However, at the same time there are issues that if not addressed are threatening to compromise the efficiency of WTO. The main issues include developing countries feeling disadvantaged for various reasons, labour and environmental issues caused by the organisation being ignored, complicated and inefficient decision-making etc.
The increasing forces of globalisation have dramatically changed business rules, providing both, advantages, as well as disadvantages. However, the main effect of globalisation has been decreasing the importance of borders between countries in terms of international trade. The importance and role of WTO in facilitating international trade is greater than ever before now. Because of increasing volume of trade between countries globally, including non-WTO members need specific rules and regulations to be guided by. Therefore, WTO management must work on increasing the number of members, and at the same time improving principles, rules and regulations of the organisation in order to be able to address the challenges of the 21st century.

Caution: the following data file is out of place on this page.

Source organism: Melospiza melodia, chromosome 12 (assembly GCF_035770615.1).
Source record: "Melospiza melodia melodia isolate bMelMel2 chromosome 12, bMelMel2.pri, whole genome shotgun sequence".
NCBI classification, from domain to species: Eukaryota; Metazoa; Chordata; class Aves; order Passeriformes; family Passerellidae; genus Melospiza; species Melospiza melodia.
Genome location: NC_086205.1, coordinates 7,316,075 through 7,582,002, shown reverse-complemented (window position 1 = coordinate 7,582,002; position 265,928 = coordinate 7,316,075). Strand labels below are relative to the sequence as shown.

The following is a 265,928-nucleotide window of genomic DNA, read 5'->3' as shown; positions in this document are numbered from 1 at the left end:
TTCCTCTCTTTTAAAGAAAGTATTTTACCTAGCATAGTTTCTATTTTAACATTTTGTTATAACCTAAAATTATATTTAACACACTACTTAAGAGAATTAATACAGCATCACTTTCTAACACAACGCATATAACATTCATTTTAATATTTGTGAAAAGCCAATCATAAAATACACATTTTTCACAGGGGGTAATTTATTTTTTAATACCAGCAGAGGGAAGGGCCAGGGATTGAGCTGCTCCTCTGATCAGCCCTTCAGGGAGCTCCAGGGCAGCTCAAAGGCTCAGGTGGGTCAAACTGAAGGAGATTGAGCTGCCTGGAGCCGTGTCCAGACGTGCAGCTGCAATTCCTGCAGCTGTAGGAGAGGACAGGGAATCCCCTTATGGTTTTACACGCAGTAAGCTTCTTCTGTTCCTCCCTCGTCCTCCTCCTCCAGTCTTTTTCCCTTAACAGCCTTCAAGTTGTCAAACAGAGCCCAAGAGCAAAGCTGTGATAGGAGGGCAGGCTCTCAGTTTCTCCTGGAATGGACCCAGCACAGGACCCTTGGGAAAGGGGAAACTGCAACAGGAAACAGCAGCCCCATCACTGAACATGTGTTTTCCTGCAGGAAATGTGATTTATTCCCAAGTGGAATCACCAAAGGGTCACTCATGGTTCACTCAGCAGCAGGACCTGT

- Gilbert, G, 2004, World Poverty: A Reference Handbook, Cengage Learning
- Hoekman, BM & Mavroidis, PS, 2007, The World Trade Organisation: Law, Economics, and the Politics, Routledge
- Howse, R, 2007, The WTO System: Law, Politics & Legitimacy,
- Huerta-Goldman, JA, 2010, Mexico in the WTO and NAFTA: Litigating International Trade Disputes, Kluwer Law International
- Nielsen, L, 2009, The WTO, Animals and PPM
- Members and Observers, World Trade Organisation, Available at: http://www.wto.org/english/thewto_e/whatis_e/tif_e/org6_e.htm Accessed February 3, 2011
- Peng, WM, 2009, Global Business, Cengage Learning
- The Organisation, World Trade Organisation, Available at: http://www.wto.org/english/thewto_e/whatis_e/inbrief_e/inbr02_e.htm Accessed February 3, 2011
- What is The World Trade Organisation? Available at: http://www.wto.org/english/thewto_e/whatis_e/tif_e/fact1_e.htm Accessed February 2, 2011